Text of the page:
about at night akid on cloudy. days. Wh'n h terpilr nhas
consumed one boll,,it.will cravl out and attack nol;-~ .f is
especially destructive while the bolls are small.
This is the same insect which bores into ears of corn, and
is called the "corn ear worm". It prefers corn to cotton, and
advantage may be taken of this to reduce the damage to -the cot
ton. 'One may plant a double ,row of corn across his cotton field
every hundred feet or so, and in the space between the two rows
of corn, plant cow peas at the time of the last cultivation. This
will. furnish shade for the moths to 'lide in during the day and
tend further to gather the moths into the corn and away from
the cotton.. .... ..
The corn should be planted late so that it will just be begin*
ning to silk out when.the first bolls are forming in the' cotton
Sweet corn is more attractive to the moth than is field corn and
one should avoid the use of Cuban corn. On the other hand corn







Bulletin 16, Cotton


planted so early that it will mature before the Cotton begins to
form bolls will be a disadvantage. 'Avoid planting early corn
near a cotton field for this reason. Worms in early corn will have
matured in the corn and the next generation will thus be ready
for the cotton. Likewise avoid planting cotton on land which has
grown a crop of tomatoes during the winter or' early spring, as
this worm is also an important tomato pest.
A great deal can be done in reducing ravages of this worm
if infested bolls are picked and destroyed. Boys can be used
for this purpose, and can cover many acres in a day.

ROOT KNOT
In nearly all sandy .soils of Florida which have been in
cultivation for a number of years, there is found a small, round
worm belonging to a class known as .Nematodes. This bores
into the. roots of a .great many plants including cotton. .It
poisons the roots and causes them to produce large swellings or
galls which give the roots the appearance of a knotted rope;
hence the name "root knot"., ,An infested plant will turn yellow,
fail to grow and finally die.
There is no practical cure for a plant after it has become
infested with these root worms. Care must'be taken not to plant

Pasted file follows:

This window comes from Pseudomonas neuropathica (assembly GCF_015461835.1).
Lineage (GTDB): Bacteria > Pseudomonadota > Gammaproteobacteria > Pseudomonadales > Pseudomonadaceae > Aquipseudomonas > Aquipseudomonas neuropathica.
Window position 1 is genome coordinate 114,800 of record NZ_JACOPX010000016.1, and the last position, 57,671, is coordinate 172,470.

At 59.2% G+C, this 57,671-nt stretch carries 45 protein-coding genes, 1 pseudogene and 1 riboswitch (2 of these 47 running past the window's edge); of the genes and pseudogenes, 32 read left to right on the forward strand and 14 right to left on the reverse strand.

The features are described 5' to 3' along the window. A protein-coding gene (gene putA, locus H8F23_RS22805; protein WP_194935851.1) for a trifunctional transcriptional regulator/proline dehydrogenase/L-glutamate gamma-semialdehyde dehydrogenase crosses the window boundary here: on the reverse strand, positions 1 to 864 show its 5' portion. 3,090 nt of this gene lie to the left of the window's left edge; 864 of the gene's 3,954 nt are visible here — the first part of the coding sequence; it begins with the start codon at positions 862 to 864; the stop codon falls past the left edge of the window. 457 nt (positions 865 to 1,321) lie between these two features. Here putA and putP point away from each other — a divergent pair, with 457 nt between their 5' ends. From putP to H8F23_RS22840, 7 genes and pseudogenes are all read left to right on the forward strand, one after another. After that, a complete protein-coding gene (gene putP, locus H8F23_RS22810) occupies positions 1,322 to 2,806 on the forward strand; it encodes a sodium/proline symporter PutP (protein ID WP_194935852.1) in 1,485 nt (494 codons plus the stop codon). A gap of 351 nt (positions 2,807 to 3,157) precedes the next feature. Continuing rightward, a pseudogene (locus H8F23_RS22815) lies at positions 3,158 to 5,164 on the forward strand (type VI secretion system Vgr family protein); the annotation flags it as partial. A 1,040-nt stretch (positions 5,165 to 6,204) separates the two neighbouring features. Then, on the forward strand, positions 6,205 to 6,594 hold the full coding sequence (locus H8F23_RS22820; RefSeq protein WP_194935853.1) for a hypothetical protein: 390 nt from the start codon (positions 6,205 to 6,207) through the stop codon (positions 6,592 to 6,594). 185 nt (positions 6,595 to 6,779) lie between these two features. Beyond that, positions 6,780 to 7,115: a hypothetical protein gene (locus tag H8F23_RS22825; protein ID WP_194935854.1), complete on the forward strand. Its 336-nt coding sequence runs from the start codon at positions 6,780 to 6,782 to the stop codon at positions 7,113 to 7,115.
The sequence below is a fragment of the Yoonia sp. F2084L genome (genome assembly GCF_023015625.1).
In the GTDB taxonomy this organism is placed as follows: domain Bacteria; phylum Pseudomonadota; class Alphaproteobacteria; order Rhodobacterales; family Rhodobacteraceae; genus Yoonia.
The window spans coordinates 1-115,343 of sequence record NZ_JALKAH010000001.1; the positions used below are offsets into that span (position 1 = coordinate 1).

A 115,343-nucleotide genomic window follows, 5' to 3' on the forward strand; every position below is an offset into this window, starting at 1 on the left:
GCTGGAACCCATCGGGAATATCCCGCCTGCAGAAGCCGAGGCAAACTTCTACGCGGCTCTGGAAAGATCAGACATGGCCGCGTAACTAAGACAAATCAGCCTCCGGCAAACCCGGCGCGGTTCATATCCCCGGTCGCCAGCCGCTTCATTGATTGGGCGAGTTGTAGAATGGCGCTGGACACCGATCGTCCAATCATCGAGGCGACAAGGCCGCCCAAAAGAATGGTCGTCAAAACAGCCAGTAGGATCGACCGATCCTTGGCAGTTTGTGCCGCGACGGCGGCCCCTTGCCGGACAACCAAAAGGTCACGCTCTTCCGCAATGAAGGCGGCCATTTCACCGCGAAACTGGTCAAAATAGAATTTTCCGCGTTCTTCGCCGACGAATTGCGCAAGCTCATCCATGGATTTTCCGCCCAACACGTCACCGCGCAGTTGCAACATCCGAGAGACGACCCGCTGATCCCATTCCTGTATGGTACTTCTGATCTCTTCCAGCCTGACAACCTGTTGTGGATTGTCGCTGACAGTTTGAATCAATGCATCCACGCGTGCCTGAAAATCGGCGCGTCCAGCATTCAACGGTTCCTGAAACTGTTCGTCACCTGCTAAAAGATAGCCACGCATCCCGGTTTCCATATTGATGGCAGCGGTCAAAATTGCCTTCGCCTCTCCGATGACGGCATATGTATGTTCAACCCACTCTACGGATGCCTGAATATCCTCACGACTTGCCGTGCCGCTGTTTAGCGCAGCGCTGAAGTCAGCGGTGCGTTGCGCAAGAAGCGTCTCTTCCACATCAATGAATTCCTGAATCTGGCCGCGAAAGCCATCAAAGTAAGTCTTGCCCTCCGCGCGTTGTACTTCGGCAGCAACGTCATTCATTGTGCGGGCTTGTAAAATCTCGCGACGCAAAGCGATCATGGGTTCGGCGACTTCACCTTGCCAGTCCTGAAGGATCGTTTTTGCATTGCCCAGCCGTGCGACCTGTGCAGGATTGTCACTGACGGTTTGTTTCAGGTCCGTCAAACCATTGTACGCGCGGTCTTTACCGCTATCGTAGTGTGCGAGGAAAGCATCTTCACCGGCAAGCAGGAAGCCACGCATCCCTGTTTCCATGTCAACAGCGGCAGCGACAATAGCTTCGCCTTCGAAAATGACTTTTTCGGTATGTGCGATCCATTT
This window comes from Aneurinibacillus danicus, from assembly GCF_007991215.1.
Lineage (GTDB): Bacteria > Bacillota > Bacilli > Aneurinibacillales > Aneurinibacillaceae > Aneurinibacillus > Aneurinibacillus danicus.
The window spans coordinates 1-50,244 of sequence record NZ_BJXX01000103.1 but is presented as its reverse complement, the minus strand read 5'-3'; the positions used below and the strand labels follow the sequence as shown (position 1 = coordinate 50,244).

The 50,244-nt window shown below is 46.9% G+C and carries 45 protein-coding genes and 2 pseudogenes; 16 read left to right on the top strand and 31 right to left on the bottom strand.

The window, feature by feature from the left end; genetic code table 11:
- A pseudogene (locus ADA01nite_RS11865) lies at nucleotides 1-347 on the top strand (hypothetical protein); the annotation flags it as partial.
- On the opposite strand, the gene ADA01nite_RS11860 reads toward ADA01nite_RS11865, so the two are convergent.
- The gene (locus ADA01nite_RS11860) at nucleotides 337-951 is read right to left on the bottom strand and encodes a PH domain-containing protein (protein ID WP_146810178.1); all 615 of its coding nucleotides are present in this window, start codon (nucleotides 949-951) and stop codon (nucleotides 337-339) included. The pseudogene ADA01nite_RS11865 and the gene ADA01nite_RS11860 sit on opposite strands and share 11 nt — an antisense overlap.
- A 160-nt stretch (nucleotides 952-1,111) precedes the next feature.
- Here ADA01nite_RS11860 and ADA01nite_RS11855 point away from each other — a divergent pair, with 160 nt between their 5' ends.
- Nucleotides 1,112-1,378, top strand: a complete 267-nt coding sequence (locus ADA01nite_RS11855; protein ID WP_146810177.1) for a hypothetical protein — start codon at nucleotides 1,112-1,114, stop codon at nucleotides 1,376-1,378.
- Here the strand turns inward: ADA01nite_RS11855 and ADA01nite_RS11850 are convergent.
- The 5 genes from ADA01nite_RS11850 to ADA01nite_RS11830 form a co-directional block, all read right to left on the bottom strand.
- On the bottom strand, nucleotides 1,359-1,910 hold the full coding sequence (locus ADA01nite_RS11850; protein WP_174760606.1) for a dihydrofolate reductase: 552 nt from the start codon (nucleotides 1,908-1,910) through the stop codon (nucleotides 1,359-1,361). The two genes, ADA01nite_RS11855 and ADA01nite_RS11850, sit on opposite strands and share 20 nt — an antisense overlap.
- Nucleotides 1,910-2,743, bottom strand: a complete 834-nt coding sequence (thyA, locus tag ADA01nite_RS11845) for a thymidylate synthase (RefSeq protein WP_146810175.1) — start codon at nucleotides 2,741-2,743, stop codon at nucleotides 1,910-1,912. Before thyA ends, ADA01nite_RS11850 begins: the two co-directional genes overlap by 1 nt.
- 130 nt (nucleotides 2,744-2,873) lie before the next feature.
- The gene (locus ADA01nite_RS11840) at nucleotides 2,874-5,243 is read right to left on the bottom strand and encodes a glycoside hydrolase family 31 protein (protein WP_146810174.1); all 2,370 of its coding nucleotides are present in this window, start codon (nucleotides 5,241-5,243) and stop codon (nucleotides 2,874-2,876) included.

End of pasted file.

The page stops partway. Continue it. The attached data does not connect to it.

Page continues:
cotton on ground which is heavily infested with root knot. It
is best to plant cotton on land which during the preceding season
or two bore crops which do not harbor root knot. Among those
plants which are immune or resistant. are: corn, velvet beans,
oats, rye, and the Iron and Brabham varieties of cow peas. Pea-
nuts and sweet potatoes are ordinarily not heavily infested with
root knot. On the other hand, most truck crops are infested.

RED SPIDER
A small, round spider mite frequently infests cotton, causing
the leaves to turn 'yellow and finally fall. If the plants are
examined carefully, the mites will appear as bright red dots on
the under side of the leaves. The eggs are also red. The cast
off skins are conspicuous on infested leaves and are whitish in
color. The spiders are small, altho.easily seen by the naked eye.
These develop particularly during dry weather; hence do not
trouble cotton in Florida during the months from July to Sep-
tember, as they do in the states farther north. They do their
,greatest damage during the spring anrd early summer, from







Bulletin 16, Cotton


planted so early that it will mature before the Cotton begins to
form bolls will be a disadvantage. 'Avoid planting early corn
near a cotton field for this reason. Worms in early corn will have
matured in the corn and the next generation will thus be ready
for the cotton. Likewise avoid planting cotton on land which has
grown a crop of tomatoes during the winter or' early spring, as
this worm is also an important tomato pest.
A great deal can be done in reducing ravages of this worm
if infested bolls are picked and destroyed. Boys can be used
for this purpose, and can cover many acres in a day.

ROOT KNOT
In nearly all sandy .soils of Florida which have been in
cultivation for a number of years, there is found a small, round
worm belonging to a class known as .Nematodes. This bores
into the. roots of a .great many plants including cotton. .It
poisons the roots and causes them to produce large swellings or
galls which give the roots the appearance of a knotted rope;
hence the name "root knot"., ,An infested plant will turn yellow,
fail to grow and finally die.
There is no practical cure for a plant after it has become
infested with these root worms. Care must'be taken not to plant
cotton on ground which is heavily infested with root knot. It
is best to plant cotton on land which during the preceding season
or two bore crops which do not harbor root knot. Among those
plants which are immune or resistant. are: corn, velvet beans,
oats, rye, and the Iron and Brabham varieties of cow peas. Pea-
nuts and sweet potatoes are ordinarily not heavily infested with
root knot. On the other hand, most truck crops are infested.

RED SPIDER
A small, round spider mite frequently infests cotton, causing
the leaves to turn 'yellow and finally fall. If the plants are
examined carefully, the mites will appear as bright red dots on
the under side of the leaves. The eggs are also red. The cast
off skins are conspicuous on infested leaves and are whitish in
color. The spiders are small, altho.easily seen by the naked eye.
These develop particularly during dry weather; hence do not
trouble cotton in Florida during the months from July to Sep-
tember, as they do in the states farther north. They do their
,greatest damage during the spring anrd early summer, from







Florida Cooperative Extension


April to June, when the weather is liable to be dry. They spread
to the cotton from other plants, such as strawberries, violets,
peas, and rose bushes. These plants should not be allowed to
grow in the vicinity of a cotton field. If the cotton becomes in-